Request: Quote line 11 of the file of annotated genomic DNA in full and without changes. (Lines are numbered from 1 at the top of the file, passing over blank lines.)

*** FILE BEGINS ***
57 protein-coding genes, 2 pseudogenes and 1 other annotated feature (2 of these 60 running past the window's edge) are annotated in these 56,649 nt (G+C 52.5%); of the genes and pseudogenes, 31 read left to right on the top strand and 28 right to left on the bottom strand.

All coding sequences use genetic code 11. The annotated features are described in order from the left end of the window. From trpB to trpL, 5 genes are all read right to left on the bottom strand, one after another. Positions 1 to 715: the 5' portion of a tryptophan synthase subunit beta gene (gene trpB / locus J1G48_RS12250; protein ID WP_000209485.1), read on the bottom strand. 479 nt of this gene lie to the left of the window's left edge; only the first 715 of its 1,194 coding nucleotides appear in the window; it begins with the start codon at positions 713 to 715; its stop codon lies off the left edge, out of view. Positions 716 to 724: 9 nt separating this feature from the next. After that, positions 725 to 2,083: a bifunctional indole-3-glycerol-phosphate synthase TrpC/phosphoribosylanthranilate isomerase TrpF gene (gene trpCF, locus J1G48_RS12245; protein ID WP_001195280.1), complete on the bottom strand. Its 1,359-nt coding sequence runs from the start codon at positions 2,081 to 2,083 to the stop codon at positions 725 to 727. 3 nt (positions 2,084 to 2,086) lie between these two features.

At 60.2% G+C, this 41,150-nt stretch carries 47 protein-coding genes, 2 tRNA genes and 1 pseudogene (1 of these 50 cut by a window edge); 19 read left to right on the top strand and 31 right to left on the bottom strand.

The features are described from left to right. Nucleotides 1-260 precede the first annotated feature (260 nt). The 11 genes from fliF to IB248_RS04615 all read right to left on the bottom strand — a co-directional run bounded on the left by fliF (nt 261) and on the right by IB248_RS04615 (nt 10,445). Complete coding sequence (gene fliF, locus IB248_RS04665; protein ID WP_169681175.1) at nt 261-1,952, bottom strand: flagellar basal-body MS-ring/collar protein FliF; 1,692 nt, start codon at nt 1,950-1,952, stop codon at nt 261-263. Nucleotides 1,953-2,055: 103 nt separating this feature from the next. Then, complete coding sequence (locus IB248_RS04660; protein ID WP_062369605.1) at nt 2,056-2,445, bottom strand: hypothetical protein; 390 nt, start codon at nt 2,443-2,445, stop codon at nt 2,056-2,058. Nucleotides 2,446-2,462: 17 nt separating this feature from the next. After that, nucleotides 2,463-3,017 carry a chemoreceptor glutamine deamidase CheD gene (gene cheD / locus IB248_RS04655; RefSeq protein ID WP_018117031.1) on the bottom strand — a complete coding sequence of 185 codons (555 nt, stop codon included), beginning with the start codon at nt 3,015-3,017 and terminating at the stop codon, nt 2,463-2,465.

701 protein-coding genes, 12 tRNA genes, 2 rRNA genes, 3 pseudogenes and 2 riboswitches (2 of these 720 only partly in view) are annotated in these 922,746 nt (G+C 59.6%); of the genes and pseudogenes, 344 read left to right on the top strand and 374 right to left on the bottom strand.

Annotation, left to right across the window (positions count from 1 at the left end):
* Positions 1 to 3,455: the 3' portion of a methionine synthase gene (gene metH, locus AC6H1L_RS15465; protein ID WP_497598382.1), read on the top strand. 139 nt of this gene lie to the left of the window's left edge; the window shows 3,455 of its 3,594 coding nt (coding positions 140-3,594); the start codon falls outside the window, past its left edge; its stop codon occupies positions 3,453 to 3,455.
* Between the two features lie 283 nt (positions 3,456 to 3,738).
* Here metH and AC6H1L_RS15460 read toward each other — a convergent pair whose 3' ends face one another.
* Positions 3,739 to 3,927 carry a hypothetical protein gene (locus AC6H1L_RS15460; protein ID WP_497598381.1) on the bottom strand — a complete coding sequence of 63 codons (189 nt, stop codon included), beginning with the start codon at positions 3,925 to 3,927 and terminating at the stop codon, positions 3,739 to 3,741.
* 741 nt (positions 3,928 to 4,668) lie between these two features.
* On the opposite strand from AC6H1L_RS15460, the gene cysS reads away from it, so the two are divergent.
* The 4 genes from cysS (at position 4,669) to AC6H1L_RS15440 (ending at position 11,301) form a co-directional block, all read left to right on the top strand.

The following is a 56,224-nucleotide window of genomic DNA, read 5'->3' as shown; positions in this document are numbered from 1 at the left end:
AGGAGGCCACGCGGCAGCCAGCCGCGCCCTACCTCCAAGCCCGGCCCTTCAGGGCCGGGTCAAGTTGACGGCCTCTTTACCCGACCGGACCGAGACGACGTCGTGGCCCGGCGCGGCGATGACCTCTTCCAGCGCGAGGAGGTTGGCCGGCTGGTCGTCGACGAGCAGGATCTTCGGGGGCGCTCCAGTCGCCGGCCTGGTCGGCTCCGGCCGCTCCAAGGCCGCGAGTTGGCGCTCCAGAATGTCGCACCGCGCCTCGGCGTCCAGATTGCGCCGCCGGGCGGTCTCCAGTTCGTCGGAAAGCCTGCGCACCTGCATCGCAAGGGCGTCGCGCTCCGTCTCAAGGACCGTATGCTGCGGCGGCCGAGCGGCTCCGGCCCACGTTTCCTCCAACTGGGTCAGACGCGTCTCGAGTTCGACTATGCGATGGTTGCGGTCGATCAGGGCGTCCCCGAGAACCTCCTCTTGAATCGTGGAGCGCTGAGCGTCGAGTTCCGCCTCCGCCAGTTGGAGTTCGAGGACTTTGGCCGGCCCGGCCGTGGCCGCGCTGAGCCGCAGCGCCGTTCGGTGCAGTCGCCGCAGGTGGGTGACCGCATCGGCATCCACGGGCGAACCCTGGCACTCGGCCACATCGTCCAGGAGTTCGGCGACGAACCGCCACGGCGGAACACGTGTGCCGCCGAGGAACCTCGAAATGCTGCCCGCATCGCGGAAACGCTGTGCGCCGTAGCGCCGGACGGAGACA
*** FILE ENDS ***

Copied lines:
* 741 nt (positions 3,928 to 4,668) lie between these two features.